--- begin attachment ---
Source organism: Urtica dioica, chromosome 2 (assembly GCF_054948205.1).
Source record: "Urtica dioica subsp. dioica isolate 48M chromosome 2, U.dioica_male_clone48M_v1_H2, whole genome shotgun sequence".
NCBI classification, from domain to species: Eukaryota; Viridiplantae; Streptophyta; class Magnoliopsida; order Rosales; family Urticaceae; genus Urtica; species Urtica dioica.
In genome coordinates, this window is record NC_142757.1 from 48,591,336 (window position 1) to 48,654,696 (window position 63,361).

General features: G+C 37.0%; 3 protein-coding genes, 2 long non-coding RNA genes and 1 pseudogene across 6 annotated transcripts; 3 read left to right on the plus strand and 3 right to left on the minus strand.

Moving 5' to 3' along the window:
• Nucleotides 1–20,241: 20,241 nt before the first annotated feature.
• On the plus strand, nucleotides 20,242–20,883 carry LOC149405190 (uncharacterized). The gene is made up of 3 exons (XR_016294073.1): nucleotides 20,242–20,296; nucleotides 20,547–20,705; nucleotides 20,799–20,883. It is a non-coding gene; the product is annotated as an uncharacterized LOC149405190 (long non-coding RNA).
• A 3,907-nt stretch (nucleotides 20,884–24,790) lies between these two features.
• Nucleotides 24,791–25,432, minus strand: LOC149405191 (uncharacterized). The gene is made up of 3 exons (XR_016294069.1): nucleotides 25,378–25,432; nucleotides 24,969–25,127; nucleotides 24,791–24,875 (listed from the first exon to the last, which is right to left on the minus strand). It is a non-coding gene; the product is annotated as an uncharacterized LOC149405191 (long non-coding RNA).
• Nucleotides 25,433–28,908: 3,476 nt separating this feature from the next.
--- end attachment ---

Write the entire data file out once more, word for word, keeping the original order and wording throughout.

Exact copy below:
Source organism: Urtica dioica, chromosome 2 (assembly GCF_054948205.1).
Source record: "Urtica dioica subsp. dioica isolate 48M chromosome 2, U.dioica_male_clone48M_v1_H2, whole genome shotgun sequence".
NCBI classification, from domain to species: Eukaryota; Viridiplantae; Streptophyta; class Magnoliopsida; order Rosales; family Urticaceae; genus Urtica; species Urtica dioica.
In genome coordinates, this window is record NC_142757.1 from 48,591,336 (window position 1) to 48,654,696 (window position 63,361).

General features: G+C 37.0%; 3 protein-coding genes, 2 long non-coding RNA genes and 1 pseudogene across 6 annotated transcripts; 3 read left to right on the plus strand and 3 right to left on the minus strand.

Moving 5' to 3' along the window:
• Nucleotides 1–20,241: 20,241 nt before the first annotated feature.
• On the plus strand, nucleotides 20,242–20,883 carry LOC149405190 (uncharacterized). The gene is made up of 3 exons (XR_016294073.1): nucleotides 20,242–20,296; nucleotides 20,547–20,705; nucleotides 20,799–20,883. It is a non-coding gene; the product is annotated as an uncharacterized LOC149405190 (long non-coding RNA).
• A 3,907-nt stretch (nucleotides 20,884–24,790) lies between these two features.
• Nucleotides 24,791–25,432, minus strand: LOC149405191 (uncharacterized). The gene is made up of 3 exons (XR_016294069.1): nucleotides 25,378–25,432; nucleotides 24,969–25,127; nucleotides 24,791–24,875 (listed from the first exon to the last, which is right to left on the minus strand). It is a non-coding gene; the product is annotated as an uncharacterized LOC149405191 (long non-coding RNA).
• Nucleotides 25,433–28,908: 3,476 nt separating this feature from the next.